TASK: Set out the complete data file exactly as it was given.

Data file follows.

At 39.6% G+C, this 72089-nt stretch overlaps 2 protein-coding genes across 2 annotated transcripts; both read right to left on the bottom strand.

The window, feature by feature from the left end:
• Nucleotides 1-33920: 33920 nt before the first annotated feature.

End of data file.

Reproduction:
At 39.6% G+C, this 72089-nt stretch overlaps 2 protein-coding genes across 2 annotated transcripts; both read right to left on the bottom strand.

The window, feature by feature from the left end:
• Nucleotides 1-33920: 33920 nt before the first annotated feature.